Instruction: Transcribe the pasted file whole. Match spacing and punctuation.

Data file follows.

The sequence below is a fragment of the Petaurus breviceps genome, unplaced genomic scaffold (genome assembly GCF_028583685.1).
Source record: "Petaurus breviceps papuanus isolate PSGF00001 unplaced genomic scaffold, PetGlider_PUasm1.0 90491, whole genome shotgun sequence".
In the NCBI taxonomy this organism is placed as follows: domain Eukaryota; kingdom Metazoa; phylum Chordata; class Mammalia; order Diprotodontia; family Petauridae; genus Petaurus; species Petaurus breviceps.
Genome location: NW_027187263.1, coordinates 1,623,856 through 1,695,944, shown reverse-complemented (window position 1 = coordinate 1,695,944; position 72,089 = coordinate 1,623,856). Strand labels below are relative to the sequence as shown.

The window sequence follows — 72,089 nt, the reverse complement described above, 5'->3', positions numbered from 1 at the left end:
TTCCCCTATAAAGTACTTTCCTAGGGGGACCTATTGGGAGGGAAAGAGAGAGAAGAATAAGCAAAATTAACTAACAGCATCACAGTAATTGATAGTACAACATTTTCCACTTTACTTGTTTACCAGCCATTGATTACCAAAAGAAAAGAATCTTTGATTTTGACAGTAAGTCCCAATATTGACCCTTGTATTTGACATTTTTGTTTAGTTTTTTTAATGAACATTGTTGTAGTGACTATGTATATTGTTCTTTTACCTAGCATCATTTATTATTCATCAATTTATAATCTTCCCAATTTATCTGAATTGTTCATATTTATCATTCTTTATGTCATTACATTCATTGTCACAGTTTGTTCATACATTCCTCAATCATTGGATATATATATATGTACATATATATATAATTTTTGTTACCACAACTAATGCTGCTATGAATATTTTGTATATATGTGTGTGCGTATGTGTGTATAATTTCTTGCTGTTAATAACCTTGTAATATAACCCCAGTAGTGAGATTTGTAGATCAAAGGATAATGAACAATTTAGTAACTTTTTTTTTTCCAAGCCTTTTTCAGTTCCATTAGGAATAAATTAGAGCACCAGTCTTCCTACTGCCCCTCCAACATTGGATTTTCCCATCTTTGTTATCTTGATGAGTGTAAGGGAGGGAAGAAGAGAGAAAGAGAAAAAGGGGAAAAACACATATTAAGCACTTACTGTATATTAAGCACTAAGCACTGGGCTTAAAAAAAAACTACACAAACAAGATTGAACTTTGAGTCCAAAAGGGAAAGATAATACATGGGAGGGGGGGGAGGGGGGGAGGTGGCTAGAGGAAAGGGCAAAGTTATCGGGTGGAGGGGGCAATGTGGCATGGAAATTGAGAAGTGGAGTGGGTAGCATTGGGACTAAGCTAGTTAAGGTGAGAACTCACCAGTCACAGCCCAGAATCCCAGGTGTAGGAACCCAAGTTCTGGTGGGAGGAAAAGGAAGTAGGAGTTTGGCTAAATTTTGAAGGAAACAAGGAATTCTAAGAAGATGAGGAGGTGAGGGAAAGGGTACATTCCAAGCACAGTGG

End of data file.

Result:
The sequence below is a fragment of the Petaurus breviceps genome, unplaced genomic scaffold (genome assembly GCF_028583685.1).
Source record: "Petaurus breviceps papuanus isolate PSGF00001 unplaced genomic scaffold, PetGlider_PUasm1.0 90491, whole genome shotgun sequence".
In the NCBI taxonomy this organism is placed as follows: domain Eukaryota; kingdom Metazoa; phylum Chordata; class Mammalia; order Diprotodontia; family Petauridae; genus Petaurus; species Petaurus breviceps.
Genome location: NW_027187263.1, coordinates 1,623,856 through 1,695,944, shown reverse-complemented (window position 1 = coordinate 1,695,944; position 72,089 = coordinate 1,623,856). Strand labels below are relative to the sequence as shown.

The window sequence follows — 72,089 nt, the reverse complement described above, 5'->3', positions numbered from 1 at the left end:
TTCCCCTATAAAGTACTTTCCTAGGGGGACCTATTGGGAGGGAAAGAGAGAGAAGAATAAGCAAAATTAACTAACAGCATCACAGTAATTGATAGTACAACATTTTCCACTTTACTTGTTTACCAGCCATTGATTACCAAAAGAAAAGAATCTTTGATTTTGACAGTAAGTCCCAATATTGACCCTTGTATTTGACATTTTTGTTTAGTTTTTTTAATGAACATTGTTGTAGTGACTATGTATATTGTTCTTTTACCTAGCATCATTTATTATTCATCAATTTATAATCTTCCCAATTTATCTGAATTGTTCATATTTATCATTCTTTATGTCATTACATTCATTGTCACAGTTTGTTCATACATTCCTCAATCATTGGATATATATATATGTACATATATATATAATTTTTGTTACCACAACTAATGCTGCTATGAATATTTTGTATATATGTGTGTGCGTATGTGTGTATAATTTCTTGCTGTTAATAACCTTGTAATATAACCCCAGTAGTGAGATTTGTAGATCAAAGGATAATGAACAATTTAGTAACTTTTTTTTTTCCAAGCCTTTTTCAGTTCCATTAGGAATAAATTAGAGCACCAGTCTTCCTACTGCCCCTCCAACATTGGATTTTCCCATCTTTGTTATCTTGATGAGTGTAAGGGAGGGAAGAAGAGAGAAAGAGAAAAAGGGGAAAAACACATATTAAGCACTTACTGTATATTAAGCACTAAGCACTGGGCTTAAAAAAAAACTACACAAACAAGATTGAACTTTGAGTCCAAAAGGGAAAGATAATACATGGGAGGGGGGGGAGGGGGGGAGGTGGCTAGAGGAAAGGGCAAAGTTATCGGGTGGAGGGGGCAATGTGGCATGGAAATTGAGAAGTGGAGTGGGTAGCATTGGGACTAAGCTAGTTAAGGTGAGAACTCACCAGTCACAGCCCAGAATCCCAGGTGTAGGAACCCAAGTTCTGGTGGGAGGAAAAGGAAGTAGGAGTTTGGCTAAATTTTGAAGGAAACAAGGAATTCTAAGAAGATGAGGAGGTGAGGGAAAGGGTACATTCCAAGCACAGTGG